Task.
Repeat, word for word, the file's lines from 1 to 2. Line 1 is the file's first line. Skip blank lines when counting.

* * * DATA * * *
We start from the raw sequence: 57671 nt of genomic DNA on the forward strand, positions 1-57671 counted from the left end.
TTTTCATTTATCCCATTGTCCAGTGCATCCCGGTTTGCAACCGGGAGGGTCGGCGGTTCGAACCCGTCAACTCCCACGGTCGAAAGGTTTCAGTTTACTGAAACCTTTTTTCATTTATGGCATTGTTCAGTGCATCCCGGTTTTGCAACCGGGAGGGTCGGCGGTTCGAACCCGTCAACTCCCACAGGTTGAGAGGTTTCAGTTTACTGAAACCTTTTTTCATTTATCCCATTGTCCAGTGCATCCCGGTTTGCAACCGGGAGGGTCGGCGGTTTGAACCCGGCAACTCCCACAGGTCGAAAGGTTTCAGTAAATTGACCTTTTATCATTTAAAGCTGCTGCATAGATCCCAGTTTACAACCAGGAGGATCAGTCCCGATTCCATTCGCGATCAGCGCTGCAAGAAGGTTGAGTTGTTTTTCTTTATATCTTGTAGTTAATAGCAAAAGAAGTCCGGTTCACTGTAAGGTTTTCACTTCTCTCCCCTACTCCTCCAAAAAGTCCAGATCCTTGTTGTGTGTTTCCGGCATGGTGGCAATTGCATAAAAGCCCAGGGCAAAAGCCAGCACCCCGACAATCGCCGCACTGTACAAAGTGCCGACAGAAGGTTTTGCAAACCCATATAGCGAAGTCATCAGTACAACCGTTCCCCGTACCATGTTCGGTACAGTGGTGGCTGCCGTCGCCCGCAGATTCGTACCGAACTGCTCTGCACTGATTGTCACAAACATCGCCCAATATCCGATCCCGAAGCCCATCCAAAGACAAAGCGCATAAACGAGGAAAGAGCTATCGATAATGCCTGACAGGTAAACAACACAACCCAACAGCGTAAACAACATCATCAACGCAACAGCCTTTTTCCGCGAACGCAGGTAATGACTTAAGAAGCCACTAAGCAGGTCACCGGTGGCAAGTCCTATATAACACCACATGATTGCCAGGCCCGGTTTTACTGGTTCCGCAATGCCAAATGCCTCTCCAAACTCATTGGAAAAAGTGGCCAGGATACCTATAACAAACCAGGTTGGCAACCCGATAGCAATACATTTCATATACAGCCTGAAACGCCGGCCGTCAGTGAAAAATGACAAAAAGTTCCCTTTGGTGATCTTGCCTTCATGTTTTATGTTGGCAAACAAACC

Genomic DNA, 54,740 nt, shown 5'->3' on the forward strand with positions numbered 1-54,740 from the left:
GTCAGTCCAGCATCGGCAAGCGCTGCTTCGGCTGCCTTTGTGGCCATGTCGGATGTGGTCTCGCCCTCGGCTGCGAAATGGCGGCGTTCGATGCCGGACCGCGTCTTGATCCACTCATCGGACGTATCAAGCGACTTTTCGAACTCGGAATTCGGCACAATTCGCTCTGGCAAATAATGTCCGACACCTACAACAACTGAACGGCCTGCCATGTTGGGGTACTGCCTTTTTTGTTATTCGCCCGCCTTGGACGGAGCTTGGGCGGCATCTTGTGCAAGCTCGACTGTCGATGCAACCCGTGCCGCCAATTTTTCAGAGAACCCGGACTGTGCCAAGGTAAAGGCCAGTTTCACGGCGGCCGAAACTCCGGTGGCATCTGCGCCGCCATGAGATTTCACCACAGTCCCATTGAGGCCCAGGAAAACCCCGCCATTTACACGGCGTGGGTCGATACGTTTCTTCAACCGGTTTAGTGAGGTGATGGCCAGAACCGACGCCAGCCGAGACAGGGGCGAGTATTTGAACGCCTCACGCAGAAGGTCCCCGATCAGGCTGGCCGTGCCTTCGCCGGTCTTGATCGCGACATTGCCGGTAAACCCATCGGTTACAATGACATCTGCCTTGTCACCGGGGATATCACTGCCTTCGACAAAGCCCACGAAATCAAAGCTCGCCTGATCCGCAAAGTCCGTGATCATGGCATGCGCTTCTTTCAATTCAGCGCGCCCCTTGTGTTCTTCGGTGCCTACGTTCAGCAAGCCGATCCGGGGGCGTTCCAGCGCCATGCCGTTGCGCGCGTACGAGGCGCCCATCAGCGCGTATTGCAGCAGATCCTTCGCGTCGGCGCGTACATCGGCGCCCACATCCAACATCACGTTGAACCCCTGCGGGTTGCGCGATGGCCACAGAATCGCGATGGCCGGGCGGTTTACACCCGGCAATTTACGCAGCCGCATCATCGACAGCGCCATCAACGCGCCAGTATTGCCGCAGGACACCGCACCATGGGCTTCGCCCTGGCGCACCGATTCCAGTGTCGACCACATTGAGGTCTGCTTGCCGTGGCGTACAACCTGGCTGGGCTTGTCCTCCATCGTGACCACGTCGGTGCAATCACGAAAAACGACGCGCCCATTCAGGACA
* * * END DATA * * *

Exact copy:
We start from the raw sequence: 57671 nt of genomic DNA on the forward strand, positions 1-57671 counted from the left end.
TTTTCATTTATCCCATTGTCCAGTGCATCCCGGTTTGCAACCGGGAGGGTCGGCGGTTCGAACCCGTCAACTCCCACGGTCGAAAGGTTTCAGTTTACTGAAACCTTTTTTCATTTATGGCATTGTTCAGTGCATCCCGGTTTTGCAACCGGGAGGGTCGGCGGTTCGAACCCGTCAACTCCCACAGGTTGAGAGGTTTCAGTTTACTGAAACCTTTTTTCATTTATCCCATTGTCCAGTGCATCCCGGTTTGCAACCGGGAGGGTCGGCGGTTTGAACCCGGCAACTCCCACAGGTCGAAAGGTTTCAGTAAATTGACCTTTTATCATTTAAAGCTGCTGCATAGATCCCAGTTTACAACCAGGAGGATCAGTCCCGATTCCATTCGCGATCAGCGCTGCAAGAAGGTTGAGTTGTTTTTCTTTATATCTTGTAGTTAATAGCAAAAGAAGTCCGGTTCACTGTAAGGTTTTCACTTCTCTCCCCTACTCCTCCAAAAAGTCCAGATCCTTGTTGTGTGTTTCCGGCATGGTGGCAATTGCATAAAAGCCCAGGGCAAAAGCCAGCACCCCGACAATCGCCGCACTGTACAAAGTGCCGACAGAAGGTTTTGCAAACCCATATAGCGAAGTCATCAGTACAACCGTTCCCCGTACCATGTTCGGTACAGTGGTGGCTGCCGTCGCCCGCAGATTCGTACCGAACTGCTCTGCACTGATTGTCACAAACATCGCCCAATATCCGATCCCGAAGCCCATCCAAAGACAAAGCGCATAAACGAGGAAAGAGCTATCGATAATGCCTGACAGGTAAACAACACAACCCAACAGCGTAAACAACATCATCAACGCAACAGCCTTTTTCCGCGAACGCAGGTAATGACTTAAGAAGCCACTAAGCAGGTCACCGGTGGCAAGTCCTATATAACACCACATGATTGCCAGGCCCGGTTTTACTGGTTCCGCAATGCCAAATGCCTCTCCAAACTCATTGGAAAAAGTGGCCAGGATACCTATAACAAACCAGGTTGGCAACCCGATAGCAATACATTTCATATACAGCCTGAAACGCCGGCCGTCAGTGAAAAATGACAAAAAGTTCCCTTTGGTGATCTTGCCTTCATGTTTTATGTTGGCAAACAAACC